Lana looked Johnny up and down. He was dressed in clean clothes. “Where did you go shopping,” she asked as she sipped at the coffee. She swung her legs off the table and a wave of dizziness swept over her. Her stomach clenched and for a moment she was sure the coffee and aspirin were on their way back up, after a short battle they decided to stay. For how long she didn’t know, but she did know she had to take it slower.
“Slow, Lana,” Johnny said as if he had looked into her mind and stolen her words.
“Got you… Got you,” Lana agreed.
“Clothes in the back, Lana. Lockers. I’m guessing this was some sort of ranchers place… Maybe a big operation… Cattle? Crops? I don’t know. Bags of fertilizer, fencing, overalls, gloves, trucks, and about thirty lockers back there, most with clothes still in them.”
Her fingers crept up her head and felt carefully under her hairline. “Are those stitches I feel?” She asked.
“Yeah,” Johnny agreed. “Had to. Used dental floss and a needle. You never budged, scared me, Lana.”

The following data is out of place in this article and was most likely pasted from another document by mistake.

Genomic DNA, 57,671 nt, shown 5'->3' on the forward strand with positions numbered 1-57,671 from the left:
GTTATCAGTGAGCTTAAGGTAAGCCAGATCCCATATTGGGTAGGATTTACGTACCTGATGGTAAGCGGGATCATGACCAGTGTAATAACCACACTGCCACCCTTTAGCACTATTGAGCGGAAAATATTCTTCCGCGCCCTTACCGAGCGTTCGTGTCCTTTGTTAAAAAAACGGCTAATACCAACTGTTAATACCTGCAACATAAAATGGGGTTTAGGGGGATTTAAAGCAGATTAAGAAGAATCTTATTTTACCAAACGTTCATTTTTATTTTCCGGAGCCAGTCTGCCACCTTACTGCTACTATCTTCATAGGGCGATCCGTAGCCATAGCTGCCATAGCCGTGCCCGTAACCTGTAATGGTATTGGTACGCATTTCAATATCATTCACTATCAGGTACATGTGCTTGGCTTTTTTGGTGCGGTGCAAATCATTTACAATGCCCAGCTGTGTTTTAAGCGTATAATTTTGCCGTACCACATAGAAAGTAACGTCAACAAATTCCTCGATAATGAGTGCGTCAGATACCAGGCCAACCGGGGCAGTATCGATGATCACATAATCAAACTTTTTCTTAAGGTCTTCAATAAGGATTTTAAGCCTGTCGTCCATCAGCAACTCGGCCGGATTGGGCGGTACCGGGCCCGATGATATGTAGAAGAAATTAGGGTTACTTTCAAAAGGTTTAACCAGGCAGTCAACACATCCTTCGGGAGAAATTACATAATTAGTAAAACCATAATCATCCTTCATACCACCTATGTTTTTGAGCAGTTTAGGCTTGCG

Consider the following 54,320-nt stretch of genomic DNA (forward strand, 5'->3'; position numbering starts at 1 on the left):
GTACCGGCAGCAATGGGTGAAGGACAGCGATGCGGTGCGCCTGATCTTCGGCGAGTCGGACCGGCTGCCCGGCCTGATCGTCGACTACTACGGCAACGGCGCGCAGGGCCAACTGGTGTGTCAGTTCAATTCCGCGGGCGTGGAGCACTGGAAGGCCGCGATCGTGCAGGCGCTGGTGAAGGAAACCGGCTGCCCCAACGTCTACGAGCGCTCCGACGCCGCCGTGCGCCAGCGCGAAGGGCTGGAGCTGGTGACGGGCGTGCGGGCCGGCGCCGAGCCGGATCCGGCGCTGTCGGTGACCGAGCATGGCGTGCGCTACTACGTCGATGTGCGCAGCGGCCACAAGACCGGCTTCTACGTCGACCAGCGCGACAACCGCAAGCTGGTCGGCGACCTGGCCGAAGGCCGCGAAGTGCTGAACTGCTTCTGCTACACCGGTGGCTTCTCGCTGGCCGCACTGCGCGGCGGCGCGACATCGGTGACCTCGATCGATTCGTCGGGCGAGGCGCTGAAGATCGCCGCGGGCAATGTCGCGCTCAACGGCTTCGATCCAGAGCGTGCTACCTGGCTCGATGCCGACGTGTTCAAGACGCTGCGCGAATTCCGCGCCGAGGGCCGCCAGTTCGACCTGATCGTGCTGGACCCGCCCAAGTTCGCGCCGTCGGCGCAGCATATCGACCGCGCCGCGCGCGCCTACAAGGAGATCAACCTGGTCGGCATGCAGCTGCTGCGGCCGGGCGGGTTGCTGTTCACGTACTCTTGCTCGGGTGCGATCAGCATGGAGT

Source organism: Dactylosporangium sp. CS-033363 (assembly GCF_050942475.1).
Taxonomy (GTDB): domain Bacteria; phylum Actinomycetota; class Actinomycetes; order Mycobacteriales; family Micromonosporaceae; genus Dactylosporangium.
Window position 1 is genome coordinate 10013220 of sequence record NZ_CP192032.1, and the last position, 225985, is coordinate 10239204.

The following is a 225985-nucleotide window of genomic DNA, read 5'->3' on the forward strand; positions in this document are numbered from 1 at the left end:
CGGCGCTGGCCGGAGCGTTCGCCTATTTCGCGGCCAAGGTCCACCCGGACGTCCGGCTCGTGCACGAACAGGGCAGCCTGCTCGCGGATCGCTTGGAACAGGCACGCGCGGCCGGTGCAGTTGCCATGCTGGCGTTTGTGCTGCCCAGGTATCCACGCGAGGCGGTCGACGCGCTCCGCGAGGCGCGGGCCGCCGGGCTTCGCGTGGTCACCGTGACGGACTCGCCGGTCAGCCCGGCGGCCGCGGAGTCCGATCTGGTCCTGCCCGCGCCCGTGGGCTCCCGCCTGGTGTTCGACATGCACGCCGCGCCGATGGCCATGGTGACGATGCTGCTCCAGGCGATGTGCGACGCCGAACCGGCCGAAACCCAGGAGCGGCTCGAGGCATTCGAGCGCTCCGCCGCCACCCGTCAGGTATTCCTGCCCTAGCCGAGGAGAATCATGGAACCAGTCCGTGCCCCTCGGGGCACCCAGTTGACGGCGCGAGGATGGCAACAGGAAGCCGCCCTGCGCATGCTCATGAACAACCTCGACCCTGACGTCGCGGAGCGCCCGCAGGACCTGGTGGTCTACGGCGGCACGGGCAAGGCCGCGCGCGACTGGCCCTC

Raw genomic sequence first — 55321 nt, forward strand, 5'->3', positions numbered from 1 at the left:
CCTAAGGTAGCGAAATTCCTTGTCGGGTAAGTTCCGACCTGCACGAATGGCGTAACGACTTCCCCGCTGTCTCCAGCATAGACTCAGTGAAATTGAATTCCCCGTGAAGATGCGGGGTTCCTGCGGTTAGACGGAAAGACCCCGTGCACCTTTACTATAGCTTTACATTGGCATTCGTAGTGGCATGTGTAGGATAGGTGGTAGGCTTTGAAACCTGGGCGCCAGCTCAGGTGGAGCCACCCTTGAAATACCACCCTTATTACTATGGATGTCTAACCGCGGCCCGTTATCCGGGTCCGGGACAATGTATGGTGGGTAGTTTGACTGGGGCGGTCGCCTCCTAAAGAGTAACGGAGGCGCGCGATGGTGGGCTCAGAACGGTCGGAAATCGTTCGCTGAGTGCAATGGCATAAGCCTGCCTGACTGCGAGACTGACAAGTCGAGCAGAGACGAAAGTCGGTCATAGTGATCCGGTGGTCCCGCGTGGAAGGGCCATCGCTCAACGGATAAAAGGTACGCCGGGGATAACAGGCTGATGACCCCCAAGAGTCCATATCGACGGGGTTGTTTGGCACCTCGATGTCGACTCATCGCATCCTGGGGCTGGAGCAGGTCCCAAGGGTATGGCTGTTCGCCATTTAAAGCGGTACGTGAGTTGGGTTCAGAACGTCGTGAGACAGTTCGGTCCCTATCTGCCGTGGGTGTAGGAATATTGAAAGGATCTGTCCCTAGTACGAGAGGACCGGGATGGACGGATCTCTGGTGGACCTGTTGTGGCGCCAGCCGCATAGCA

“Well, if I had moved I would probably have kicked you right in the sac…” She sighed, “Thanks, Johnny… What happened… We were somewhere,” Her face clouded, but she could not bring the memory.
“That housing project?” Johnny prompted.
“Nope,” Lana said.
“Nicer homes… Back toward Phoenix?”
“Nope,” Lana said again.
“We were running at night…”
“That I remember,” Lana agreed.
“Okay, so we stopped to check out this housing project. Like upscale houses out in the desert. It looked empty, but it was full of zombies. One got you through the window…”
Lana’s hand went to her throat. It was bruised and yellowed in the bright light inside the room. Lana looked around and then up. The ceiling lights were on.
“Yeah… So you do remember,” Johnny said.
“Yeah… Muerto.” Her eyes went to the lights and then back to Johnny’s face. “We got away.”
“Barely,” Johnny agreed.” He followed her eyes up to the lights. “Generator.” He stopped talking so she could hear it.
“Okay… So that’s that sound,” Lana said. She cleared her throat, drank some more of the coffee and then cleared her throat again. “I didn’t get bitten, did I? You?”
“No… I would have done it if I had to, but no. They didn’t get us.” Johnny said.
“Would have killed me?” Lana asked.
“Johnny, it’s okay to say you would have… It wouldn’t be me… It would be one of those things and I don’t want to be one of those things, Johnny.”
“I know… I would have killed it. No way would I have let you become that.” Johnny swallowed hard and the silence fell, just the generator chugging away.